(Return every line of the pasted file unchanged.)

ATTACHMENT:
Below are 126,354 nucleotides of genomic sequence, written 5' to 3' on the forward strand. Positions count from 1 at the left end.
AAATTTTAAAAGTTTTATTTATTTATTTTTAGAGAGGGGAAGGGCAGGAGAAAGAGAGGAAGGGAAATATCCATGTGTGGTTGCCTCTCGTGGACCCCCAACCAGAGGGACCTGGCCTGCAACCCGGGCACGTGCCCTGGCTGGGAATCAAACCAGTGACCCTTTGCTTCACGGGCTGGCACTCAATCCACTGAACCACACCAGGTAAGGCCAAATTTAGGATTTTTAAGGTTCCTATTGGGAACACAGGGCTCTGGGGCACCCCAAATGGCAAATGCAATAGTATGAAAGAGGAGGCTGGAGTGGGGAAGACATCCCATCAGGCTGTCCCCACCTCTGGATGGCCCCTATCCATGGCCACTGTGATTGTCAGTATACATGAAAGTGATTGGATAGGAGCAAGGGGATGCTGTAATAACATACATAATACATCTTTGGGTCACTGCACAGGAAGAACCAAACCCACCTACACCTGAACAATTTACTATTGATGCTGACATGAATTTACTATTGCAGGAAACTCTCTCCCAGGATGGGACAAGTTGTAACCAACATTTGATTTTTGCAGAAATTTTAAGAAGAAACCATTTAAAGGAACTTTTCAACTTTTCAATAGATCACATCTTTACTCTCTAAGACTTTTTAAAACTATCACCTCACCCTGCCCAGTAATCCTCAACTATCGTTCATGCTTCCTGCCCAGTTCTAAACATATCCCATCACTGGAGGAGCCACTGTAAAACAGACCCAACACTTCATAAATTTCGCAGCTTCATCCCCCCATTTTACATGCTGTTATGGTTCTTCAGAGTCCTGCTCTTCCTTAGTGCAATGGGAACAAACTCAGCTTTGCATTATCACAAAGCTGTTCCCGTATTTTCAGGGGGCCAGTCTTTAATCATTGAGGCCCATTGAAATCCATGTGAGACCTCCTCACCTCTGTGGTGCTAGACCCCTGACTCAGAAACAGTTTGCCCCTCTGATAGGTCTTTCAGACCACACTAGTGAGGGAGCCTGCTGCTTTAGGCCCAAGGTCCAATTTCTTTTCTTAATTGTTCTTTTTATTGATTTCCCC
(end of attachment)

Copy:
Below are 126,354 nucleotides of genomic sequence, written 5' to 3' on the forward strand. Positions count from 1 at the left end.
AAATTTTAAAAGTTTTATTTATTTATTTTTAGAGAGGGGAAGGGCAGGAGAAAGAGAGGAAGGGAAATATCCATGTGTGGTTGCCTCTCGTGGACCCCCAACCAGAGGGACCTGGCCTGCAACCCGGGCACGTGCCCTGGCTGGGAATCAAACCAGTGACCCTTTGCTTCACGGGCTGGCACTCAATCCACTGAACCACACCAGGTAAGGCCAAATTTAGGATTTTTAAGGTTCCTATTGGGAACACAGGGCTCTGGGGCACCCCAAATGGCAAATGCAATAGTATGAAAGAGGAGGCTGGAGTGGGGAAGACATCCCATCAGGCTGTCCCCACCTCTGGATGGCCCCTATCCATGGCCACTGTGATTGTCAGTATACATGAAAGTGATTGGATAGGAGCAAGGGGATGCTGTAATAACATACATAATACATCTTTGGGTCACTGCACAGGAAGAACCAAACCCACCTACACCTGAACAATTTACTATTGATGCTGACATGAATTTACTATTGCAGGAAACTCTCTCCCAGGATGGGACAAGTTGTAACCAACATTTGATTTTTGCAGAAATTTTAAGAAGAAACCATTTAAAGGAACTTTTCAACTTTTCAATAGATCACATCTTTACTCTCTAAGACTTTTTAAAACTATCACCTCACCCTGCCCAGTAATCCTCAACTATCGTTCATGCTTCCTGCCCAGTTCTAAACATATCCCATCACTGGAGGAGCCACTGTAAAACAGACCCAACACTTCATAAATTTCGCAGCTTCATCCCCCCATTTTACATGCTGTTATGGTTCTTCAGAGTCCTGCTCTTCCTTAGTGCAATGGGAACAAACTCAGCTTTGCATTATCACAAAGCTGTTCCCGTATTTTCAGGGGGCCAGTCTTTAATCATTGAGGCCCATTGAAATCCATGTGAGACCTCCTCACCTCTGTGGTGCTAGACCCCTGACTCAGAAACAGTTTGCCCCTCTGATAGGTCTTTCAGACCACACTAGTGAGGGAGCCTGCTGCTTTAGGCCCAAGGTCCAATTTCTTTTCTTAATTGTTCTTTTTATTGATTTCCCC